Prescribing of simple analgesia, such as paracetamol and ibuprofen, has reduced by just 4% since NHS England published guidance intended to cut primary care prescriptions of over-the-counter (OTC) medicines, according to a study published in the March 2021 issue of the British Journal of General Practice.
In March 2018, NHS England published guidance for clinical commissioning groups (CCGs), which advised that OTC medicines should not be routinely prescribed in primary care for 35 self-limiting or short-term health conditions.
At the time, NHS England said that restricting prescribing for minor conditions — such as cold sores, mild acne, and minor conditions associated with pain, discomfort and/or fever — could save “up to almost £100m for frontline care each year”.
To investigate the impact of the guidance on prescribing rates of simple analgesia in primary care, researchers gathered practice-level prescribing data collated by NHS Digital from 7,914 GP practices between January 2015 and March 2019, and also submitted freedom of information requests to all CCGs in England.
Overall, they found that the publication of the guidance was associated with a “small” 4.4% reduction (adjusted incidence rate ratio [aIRR] 0.96, 95% confidence interval [CI] 0.92–0.99, P=0.027) in prescribing of simple analgesia, including paracetamol tablets and suspensions, ibuprofen tablets and suspensions, and topical non-steroidal anti-inflammatory drugs (NSAIDs).
The greatest level change was seen in ibuprofen suspensions, which saw a 13.2% reduction in prescribing rates (aIRR 0.868, 95% CI 0.758–0.993, P=0.045), but no level change was seen in ibuprofen tablets and capsules.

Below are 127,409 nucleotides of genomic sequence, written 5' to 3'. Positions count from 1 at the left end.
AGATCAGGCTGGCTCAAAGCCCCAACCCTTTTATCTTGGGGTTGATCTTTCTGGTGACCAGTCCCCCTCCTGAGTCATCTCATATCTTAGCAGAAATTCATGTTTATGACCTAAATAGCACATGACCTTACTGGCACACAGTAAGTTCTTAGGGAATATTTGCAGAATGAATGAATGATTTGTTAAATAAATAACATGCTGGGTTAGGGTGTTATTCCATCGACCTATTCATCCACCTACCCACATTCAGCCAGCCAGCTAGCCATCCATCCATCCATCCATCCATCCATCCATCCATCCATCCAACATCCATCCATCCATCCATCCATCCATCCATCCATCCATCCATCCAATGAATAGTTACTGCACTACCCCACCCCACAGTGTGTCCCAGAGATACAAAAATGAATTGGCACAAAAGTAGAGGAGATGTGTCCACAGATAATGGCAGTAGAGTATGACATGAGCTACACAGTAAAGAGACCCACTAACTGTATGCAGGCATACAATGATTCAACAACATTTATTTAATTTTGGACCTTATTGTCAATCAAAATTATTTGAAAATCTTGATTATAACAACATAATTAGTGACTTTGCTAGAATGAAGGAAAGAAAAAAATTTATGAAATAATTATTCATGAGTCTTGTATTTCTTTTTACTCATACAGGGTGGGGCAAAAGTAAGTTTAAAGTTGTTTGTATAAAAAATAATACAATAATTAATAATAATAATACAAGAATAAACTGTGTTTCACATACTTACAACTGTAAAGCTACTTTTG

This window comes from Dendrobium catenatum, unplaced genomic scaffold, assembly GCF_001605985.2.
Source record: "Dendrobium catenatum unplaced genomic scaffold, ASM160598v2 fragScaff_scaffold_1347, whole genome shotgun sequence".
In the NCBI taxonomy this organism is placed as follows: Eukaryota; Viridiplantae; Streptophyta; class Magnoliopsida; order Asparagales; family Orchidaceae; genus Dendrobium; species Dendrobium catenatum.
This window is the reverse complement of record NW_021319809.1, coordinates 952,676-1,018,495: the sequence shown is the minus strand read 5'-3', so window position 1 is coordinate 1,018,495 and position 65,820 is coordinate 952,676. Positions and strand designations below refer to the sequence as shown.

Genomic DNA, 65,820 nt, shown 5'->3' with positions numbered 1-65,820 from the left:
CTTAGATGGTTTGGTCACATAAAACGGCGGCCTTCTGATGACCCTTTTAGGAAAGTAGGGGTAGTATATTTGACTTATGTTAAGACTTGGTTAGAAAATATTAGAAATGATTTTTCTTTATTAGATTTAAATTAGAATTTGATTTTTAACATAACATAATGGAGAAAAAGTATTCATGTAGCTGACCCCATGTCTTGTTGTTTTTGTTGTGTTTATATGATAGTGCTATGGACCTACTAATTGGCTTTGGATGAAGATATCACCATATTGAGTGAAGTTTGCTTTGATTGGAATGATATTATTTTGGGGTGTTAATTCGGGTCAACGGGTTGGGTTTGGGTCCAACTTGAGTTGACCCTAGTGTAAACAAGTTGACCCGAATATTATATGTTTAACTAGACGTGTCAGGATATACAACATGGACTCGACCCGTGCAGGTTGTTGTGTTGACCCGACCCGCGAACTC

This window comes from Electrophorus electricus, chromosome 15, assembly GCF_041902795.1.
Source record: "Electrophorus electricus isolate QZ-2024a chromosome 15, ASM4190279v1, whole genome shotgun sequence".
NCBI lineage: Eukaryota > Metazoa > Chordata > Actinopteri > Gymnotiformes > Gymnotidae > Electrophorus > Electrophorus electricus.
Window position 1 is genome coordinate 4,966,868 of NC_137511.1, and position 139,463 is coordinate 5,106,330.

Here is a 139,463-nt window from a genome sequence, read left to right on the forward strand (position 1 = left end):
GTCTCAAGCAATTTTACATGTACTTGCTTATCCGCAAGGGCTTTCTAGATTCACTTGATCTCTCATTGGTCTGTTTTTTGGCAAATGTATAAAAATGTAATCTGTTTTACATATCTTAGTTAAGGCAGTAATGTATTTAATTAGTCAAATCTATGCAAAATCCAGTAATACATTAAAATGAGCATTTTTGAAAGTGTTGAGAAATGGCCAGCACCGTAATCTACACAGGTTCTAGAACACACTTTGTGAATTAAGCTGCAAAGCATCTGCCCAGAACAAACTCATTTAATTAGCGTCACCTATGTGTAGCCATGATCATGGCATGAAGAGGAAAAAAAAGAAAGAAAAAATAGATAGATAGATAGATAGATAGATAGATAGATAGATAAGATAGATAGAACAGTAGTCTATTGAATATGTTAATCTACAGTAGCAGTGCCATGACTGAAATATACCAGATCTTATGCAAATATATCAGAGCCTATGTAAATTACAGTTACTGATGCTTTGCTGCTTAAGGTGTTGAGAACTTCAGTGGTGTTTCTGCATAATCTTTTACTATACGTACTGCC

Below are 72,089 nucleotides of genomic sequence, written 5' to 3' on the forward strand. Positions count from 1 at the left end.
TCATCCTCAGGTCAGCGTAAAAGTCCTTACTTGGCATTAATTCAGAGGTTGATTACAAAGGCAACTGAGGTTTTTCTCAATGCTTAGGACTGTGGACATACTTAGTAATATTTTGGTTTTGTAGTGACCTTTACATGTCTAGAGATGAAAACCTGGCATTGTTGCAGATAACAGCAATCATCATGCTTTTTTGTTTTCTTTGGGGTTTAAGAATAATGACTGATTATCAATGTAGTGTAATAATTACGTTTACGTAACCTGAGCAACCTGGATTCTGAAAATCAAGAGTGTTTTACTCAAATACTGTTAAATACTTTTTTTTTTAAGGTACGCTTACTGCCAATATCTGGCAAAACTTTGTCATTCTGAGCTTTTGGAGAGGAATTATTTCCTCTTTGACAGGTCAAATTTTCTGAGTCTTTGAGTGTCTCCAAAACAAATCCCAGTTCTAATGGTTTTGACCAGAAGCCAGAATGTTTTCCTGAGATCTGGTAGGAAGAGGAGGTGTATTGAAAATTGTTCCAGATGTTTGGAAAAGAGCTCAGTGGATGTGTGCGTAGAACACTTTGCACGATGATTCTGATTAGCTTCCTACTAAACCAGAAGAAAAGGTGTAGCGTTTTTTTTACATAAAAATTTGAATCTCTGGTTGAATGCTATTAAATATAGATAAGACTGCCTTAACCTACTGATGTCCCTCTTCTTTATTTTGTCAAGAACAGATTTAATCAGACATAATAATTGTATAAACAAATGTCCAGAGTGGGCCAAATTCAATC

However, for all medications analysed, apart from topical NSAIDs, the rate of prescriptions had begun to decrease prior to the publication of the guidance.
The average actual spend on simple analgesia per 1,000 patients in the year after the guidance was published was £98, compared to £123 in the year prior.
The researchers also found “considerable” diversity across CCGs in whether or how they chose to implement the guidance, although they found no evidence to suggest a widening of the existing inequality of prescribing rates across the country.
“Further work is required to identify which CCG implementation measures bring about the greatest impact on prescribing behaviour,” the authors said.
“Ultimately, while promoting self-care and the use of alternative healthcare avenues may play a key role in medicines optimisation, mere publication of guidance on prescribing restrictions may only result in a modest cost-saving to the NHS.
“CCGs play a key role in ensuring effective implementation.”
Commenting on the findings, Claire Anderson, chair of the Royal Pharmaceutical Society’s English Pharmacy Board, said: “Whilst there is a slight fall in prescribing for OTC analgesics depending on the CCG, it’s important that no one is put in a position where they go without their medicines because they can’t afford to buy them.
“This reduction in prescribing must not restrict those who need analgesics from accessing them, which could lead to greater health inequalities and worsening health outcomes.
“Pharmacists play a vital role in encouraging self-care management and can give expert support to those seeking advice about OTC medicines.”
The NHS England guidance says that minor conditions associated with pain, discomfort and/or fever result in an annual medicines spend of £38.2m — around 7% of total spending on OTC medicines. It advises that headaches, period pain, mild fever and back pain could be treated at home in most cases with OTC painkillers and lifestyle changes, such as rest and fluids.
It says patients should be “encouraged” to keep a small supply of OTC analgesics at home so they are able to manage minor conditions without the need for a GP appointment.
In 2020, it emerged that NHS England had saved an estimated £32m as a result of the guidance; less than a third of what it had originally projected.